Good news for Android users! No, the green bubble isn't going away. Sorry. However, texting just got way more convenient. In a recent blog post, Google shared Android users can now send and receive text messages from their computers using Messages for web. Setting it up is simple. First, make sure you have the latest version of the Messages app. Then, all you have to do is click "Messages for web" under the menu for Messages on your Android to get started. It will then take you through a few simple steps to set up texting on your computer. (FWIW, TechCrunch likens the implementation of Messages for web to that of WhatsApp.)
You'll even be able to send stickers and emojis, and attach images, too! Let's be honest. That's the reason we're all here.
It starts rolling out today, and the update will be complete over the next week, they write.
Messaging from the web has long been one of the top requested features among Android users, and something iOS has been enjoying for quite some time. I recently started using it myself, and I must admit — the convenience is enjoyable. If you're already working at your computer, not having to repeatedly go back and forth between devices when you want to text is pretty nice. Plus, typing is physically easier than texting, and you'll probably make fewer typos and won't need to use acronyms and abbreviations for everything. Win!
So, your friends will stop receiving so many texts that say, "What the duck," which is a definite win, in my book.
One word of caution: privacy! While I don't think we know yet what this will look like for Android users, I can tell you for iOS, when you receive a message on your desktop, a notification pops up in the top right corner — meaning people around you might be able to see what you just received. Be sure you know how to toggle these notifications on and off. (On Mac, this means toggling Do Not Disturb on.)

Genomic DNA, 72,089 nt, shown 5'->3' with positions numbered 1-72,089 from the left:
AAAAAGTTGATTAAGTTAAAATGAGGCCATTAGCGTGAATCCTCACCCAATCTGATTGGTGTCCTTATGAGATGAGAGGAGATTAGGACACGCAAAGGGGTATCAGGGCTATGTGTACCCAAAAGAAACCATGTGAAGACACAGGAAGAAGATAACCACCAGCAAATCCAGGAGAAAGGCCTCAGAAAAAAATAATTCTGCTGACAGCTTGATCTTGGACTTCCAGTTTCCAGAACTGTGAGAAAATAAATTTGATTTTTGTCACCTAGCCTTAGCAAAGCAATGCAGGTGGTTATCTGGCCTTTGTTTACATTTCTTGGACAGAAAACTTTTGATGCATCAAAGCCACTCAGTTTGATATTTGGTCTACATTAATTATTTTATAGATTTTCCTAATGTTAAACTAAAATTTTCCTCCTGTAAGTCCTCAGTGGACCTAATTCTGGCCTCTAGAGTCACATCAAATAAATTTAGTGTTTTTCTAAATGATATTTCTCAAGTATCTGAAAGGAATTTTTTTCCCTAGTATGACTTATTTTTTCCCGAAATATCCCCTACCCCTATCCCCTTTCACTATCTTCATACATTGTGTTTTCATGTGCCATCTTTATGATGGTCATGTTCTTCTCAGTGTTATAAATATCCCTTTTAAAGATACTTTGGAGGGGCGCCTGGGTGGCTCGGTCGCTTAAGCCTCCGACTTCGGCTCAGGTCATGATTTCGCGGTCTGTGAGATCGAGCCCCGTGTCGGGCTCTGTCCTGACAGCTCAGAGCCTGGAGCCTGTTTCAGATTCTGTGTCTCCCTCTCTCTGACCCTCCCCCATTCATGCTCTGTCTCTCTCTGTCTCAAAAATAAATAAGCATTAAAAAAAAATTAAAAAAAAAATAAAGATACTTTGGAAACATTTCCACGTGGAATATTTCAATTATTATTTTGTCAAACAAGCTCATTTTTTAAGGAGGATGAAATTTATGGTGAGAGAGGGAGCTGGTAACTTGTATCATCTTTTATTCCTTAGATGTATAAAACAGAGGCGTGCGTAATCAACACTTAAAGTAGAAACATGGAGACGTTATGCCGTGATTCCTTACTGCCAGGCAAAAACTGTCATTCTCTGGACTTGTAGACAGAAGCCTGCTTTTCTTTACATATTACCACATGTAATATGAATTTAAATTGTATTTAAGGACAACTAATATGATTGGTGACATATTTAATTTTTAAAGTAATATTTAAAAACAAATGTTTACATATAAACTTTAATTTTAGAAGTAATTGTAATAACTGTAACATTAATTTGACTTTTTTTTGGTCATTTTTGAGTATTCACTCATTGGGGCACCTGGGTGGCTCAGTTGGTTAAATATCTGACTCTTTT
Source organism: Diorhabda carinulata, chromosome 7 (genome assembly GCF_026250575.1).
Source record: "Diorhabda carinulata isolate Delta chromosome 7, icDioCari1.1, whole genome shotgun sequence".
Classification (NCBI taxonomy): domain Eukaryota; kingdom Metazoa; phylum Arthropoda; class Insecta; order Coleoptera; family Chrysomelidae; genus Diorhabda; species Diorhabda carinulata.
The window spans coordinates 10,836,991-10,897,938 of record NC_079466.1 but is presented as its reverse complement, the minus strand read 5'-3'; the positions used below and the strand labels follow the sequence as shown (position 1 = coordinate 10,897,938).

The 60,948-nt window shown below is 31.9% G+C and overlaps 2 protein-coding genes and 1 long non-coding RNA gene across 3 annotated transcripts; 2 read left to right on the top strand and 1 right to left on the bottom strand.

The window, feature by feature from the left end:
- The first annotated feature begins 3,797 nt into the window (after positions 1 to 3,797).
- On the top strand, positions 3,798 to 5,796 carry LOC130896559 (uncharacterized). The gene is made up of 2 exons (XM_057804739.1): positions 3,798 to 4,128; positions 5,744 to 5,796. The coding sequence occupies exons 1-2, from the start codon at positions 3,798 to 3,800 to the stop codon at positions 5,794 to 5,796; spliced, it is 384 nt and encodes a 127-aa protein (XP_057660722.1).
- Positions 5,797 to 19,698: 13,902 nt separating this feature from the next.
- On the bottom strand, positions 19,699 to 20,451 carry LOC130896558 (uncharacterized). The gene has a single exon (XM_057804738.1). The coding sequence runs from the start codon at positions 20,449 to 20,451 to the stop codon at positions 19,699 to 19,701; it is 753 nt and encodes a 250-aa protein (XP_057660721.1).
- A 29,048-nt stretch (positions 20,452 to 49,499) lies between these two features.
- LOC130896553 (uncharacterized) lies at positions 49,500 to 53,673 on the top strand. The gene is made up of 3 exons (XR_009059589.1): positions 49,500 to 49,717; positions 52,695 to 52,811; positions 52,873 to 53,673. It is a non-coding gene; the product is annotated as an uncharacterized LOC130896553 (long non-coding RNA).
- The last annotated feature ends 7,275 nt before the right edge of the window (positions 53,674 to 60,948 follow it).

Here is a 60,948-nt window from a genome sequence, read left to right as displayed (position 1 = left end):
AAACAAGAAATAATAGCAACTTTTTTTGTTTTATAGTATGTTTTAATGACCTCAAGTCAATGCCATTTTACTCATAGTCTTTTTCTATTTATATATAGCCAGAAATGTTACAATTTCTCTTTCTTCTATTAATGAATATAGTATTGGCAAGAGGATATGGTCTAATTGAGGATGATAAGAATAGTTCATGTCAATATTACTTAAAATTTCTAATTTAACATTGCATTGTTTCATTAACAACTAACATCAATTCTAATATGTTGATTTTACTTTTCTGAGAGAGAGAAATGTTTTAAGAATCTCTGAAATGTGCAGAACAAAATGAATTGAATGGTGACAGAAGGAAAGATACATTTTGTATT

That's not all Google has in store for Android users. In their blog post, they shared a few more exciting upgrades.
Who loves having entire conversations using nothing but GIFs? (I do!) You will now be able to search for GIFs to send within your text messages, Google writes, since no conversation with your SO is complete without this.
Save time (and your finger strength) when responding to simple messages by using one of the suggested responses, which can be text or emojis. Once you select the response, it will automatically send.
Similar to how it works on social media, moving forward, when someone sends you a link, you'll get a preview of the page without having to click on it.
Whenever you're trying to log into an account that texts you a one-time password or security code, you can easily copy that password from the text to paste into your account simply by tapping on it.
Exciting updates, indeed, but Google has been working for years to bring Android up to speed so it can join the ranks of iMessage. Despite what many believe, Android isn't the inferior version it seems to be. In fact, the two have a lot more in common than many of us suspect, and in some cases — gasp! — Android might even have a leg-up.
However, the ability to send and receive texts from desktop was one feature Android users have patiently been waiting for, and it's finally arrived. Make sure you're up to date on your phone and look out for all the cool new changes.